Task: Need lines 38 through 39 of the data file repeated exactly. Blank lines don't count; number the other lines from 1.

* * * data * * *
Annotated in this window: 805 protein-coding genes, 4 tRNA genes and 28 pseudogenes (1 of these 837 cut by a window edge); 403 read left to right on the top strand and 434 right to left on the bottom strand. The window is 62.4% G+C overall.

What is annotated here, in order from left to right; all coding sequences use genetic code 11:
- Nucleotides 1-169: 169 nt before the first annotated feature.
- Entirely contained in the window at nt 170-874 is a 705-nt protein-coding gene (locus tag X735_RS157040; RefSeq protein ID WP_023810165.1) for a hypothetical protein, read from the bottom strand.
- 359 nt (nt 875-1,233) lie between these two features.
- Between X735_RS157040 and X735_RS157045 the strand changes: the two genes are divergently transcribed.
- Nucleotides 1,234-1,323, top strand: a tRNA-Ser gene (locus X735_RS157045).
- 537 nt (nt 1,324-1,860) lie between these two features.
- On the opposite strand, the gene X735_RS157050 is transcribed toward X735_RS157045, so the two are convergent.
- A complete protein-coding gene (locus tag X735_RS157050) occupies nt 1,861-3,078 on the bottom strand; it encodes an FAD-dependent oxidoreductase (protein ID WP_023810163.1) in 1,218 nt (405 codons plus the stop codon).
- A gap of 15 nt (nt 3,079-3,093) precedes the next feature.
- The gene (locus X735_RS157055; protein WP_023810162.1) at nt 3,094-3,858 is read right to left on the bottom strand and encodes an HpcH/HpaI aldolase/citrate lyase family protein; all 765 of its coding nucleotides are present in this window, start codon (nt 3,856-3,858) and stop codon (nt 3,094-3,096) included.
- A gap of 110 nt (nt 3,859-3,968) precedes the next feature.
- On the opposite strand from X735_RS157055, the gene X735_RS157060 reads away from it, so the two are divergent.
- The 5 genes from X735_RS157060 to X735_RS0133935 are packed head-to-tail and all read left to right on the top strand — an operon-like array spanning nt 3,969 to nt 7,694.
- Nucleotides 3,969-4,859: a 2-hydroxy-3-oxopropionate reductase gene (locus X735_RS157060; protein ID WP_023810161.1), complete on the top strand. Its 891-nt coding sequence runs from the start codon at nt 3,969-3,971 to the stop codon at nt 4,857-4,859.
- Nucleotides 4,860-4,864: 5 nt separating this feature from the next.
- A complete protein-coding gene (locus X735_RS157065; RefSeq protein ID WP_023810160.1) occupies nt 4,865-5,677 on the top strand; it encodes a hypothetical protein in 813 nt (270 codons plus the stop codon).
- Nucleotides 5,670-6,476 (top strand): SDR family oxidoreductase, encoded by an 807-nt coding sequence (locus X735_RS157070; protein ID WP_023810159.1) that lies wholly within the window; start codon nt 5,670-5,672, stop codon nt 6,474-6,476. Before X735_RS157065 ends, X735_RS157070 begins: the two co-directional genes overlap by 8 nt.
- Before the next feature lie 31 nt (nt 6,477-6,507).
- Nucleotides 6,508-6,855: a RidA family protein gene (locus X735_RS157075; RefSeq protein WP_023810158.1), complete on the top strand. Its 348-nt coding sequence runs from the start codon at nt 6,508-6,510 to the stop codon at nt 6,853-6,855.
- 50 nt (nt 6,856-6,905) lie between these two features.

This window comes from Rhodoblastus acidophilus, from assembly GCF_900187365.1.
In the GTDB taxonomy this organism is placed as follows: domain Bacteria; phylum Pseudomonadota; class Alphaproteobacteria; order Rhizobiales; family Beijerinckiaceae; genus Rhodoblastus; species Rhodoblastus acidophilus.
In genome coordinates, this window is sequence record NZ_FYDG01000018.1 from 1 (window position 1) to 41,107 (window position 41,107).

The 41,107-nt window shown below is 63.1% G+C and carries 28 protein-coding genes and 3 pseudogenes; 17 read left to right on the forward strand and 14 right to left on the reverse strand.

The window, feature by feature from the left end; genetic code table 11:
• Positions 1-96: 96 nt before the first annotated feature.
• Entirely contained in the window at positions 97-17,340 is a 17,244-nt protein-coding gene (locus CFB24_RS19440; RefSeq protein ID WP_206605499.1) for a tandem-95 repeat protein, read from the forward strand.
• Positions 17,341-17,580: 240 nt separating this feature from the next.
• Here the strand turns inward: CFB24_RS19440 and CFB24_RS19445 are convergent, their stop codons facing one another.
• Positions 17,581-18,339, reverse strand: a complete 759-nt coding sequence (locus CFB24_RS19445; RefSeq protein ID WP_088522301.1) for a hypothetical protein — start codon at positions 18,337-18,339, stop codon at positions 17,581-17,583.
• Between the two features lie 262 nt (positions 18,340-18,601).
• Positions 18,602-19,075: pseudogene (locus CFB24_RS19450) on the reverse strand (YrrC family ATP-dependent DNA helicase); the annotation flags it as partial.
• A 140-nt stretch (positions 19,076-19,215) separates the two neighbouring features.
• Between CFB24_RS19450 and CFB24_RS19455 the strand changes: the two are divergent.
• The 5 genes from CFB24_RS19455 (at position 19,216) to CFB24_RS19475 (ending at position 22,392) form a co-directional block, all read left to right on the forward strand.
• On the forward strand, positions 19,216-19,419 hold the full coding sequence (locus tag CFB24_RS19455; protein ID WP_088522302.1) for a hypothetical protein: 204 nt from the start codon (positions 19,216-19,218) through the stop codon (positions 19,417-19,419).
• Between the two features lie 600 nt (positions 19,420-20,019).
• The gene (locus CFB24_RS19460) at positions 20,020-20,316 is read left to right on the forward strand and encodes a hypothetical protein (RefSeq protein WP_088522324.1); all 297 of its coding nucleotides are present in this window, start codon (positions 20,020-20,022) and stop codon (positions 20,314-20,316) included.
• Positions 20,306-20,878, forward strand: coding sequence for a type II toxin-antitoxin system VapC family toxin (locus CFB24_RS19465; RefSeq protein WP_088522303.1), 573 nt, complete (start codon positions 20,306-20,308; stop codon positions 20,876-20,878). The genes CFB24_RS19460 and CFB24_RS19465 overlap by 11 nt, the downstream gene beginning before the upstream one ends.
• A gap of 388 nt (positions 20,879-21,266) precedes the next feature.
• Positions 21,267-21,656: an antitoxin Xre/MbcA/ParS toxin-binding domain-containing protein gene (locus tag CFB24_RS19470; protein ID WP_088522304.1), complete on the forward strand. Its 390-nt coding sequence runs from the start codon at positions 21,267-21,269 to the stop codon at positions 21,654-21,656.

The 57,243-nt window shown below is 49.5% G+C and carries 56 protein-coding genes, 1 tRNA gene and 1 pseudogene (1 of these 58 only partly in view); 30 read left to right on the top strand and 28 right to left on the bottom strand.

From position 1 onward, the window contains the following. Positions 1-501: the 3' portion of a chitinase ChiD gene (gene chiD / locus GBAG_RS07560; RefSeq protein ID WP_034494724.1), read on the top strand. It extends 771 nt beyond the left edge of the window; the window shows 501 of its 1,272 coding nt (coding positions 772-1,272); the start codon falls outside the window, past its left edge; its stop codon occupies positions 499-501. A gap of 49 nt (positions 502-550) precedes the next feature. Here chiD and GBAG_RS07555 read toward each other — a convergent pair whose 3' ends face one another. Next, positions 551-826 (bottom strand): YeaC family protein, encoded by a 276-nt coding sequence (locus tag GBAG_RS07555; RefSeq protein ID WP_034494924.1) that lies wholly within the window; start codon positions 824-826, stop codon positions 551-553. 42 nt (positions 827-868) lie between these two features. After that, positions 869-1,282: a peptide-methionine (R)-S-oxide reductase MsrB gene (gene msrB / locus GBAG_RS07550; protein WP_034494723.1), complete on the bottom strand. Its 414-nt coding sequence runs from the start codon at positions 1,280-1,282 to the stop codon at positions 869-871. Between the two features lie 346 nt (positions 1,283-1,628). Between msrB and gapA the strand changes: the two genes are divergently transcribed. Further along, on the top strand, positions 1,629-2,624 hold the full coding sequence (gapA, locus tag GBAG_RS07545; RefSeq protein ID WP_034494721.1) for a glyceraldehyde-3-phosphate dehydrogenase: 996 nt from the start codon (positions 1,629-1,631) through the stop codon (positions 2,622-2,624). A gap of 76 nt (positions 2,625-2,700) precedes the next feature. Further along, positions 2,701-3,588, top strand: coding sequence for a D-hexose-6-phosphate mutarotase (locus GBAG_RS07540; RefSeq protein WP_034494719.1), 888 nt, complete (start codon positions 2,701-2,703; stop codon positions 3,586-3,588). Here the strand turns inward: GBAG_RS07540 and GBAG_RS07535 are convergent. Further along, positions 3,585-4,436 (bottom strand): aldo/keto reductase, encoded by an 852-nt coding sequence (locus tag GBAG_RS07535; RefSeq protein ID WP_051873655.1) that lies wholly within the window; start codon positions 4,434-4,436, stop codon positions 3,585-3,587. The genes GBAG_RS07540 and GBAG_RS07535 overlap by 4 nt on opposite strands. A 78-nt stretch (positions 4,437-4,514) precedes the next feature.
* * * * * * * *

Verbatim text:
• On the forward strand, positions 19,216-19,419 hold the full coding sequence (locus tag CFB24_RS19455; protein ID WP_088522302.1) for a hypothetical protein: 204 nt from the start codon (positions 19,216-19,218) through the stop codon (positions 19,417-19,419).
• Between the two features lie 600 nt (positions 19,420-20,019).